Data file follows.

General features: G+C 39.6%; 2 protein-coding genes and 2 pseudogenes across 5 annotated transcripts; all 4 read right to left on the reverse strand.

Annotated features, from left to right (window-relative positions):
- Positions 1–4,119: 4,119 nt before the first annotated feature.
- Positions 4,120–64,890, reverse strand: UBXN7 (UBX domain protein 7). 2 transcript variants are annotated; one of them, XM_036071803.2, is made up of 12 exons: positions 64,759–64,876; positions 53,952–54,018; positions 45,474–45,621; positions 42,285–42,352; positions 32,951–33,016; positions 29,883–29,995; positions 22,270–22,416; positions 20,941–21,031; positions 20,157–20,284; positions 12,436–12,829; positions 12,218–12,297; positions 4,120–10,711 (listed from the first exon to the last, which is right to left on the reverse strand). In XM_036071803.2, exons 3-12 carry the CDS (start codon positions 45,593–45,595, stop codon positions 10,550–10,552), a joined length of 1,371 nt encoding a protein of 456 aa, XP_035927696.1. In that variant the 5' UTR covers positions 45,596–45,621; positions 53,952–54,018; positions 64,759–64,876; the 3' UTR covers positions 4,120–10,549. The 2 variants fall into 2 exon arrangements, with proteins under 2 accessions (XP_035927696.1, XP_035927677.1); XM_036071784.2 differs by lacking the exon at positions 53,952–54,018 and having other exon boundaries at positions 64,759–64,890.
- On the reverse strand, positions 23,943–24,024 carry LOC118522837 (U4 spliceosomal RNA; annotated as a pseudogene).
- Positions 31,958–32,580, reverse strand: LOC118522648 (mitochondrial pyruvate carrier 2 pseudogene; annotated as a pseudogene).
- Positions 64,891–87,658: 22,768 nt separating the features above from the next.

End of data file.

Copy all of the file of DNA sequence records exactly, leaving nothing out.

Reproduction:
General features: G+C 39.6%; 2 protein-coding genes and 2 pseudogenes across 5 annotated transcripts; all 4 read right to left on the reverse strand.

Annotated features, from left to right (window-relative positions):
- Positions 1–4,119: 4,119 nt before the first annotated feature.
- Positions 4,120–64,890, reverse strand: UBXN7 (UBX domain protein 7). 2 transcript variants are annotated; one of them, XM_036071803.2, is made up of 12 exons: positions 64,759–64,876; positions 53,952–54,018; positions 45,474–45,621; positions 42,285–42,352; positions 32,951–33,016; positions 29,883–29,995; positions 22,270–22,416; positions 20,941–21,031; positions 20,157–20,284; positions 12,436–12,829; positions 12,218–12,297; positions 4,120–10,711 (listed from the first exon to the last, which is right to left on the reverse strand). In XM_036071803.2, exons 3-12 carry the CDS (start codon positions 45,593–45,595, stop codon positions 10,550–10,552), a joined length of 1,371 nt encoding a protein of 456 aa, XP_035927696.1. In that variant the 5' UTR covers positions 45,596–45,621; positions 53,952–54,018; positions 64,759–64,876; the 3' UTR covers positions 4,120–10,549. The 2 variants fall into 2 exon arrangements, with proteins under 2 accessions (XP_035927696.1, XP_035927677.1); XM_036071784.2 differs by lacking the exon at positions 53,952–54,018 and having other exon boundaries at positions 64,759–64,890.
- On the reverse strand, positions 23,943–24,024 carry LOC118522837 (U4 spliceosomal RNA; annotated as a pseudogene).
- Positions 31,958–32,580, reverse strand: LOC118522648 (mitochondrial pyruvate carrier 2 pseudogene; annotated as a pseudogene).
- Positions 64,891–87,658: 22,768 nt separating the features above from the next.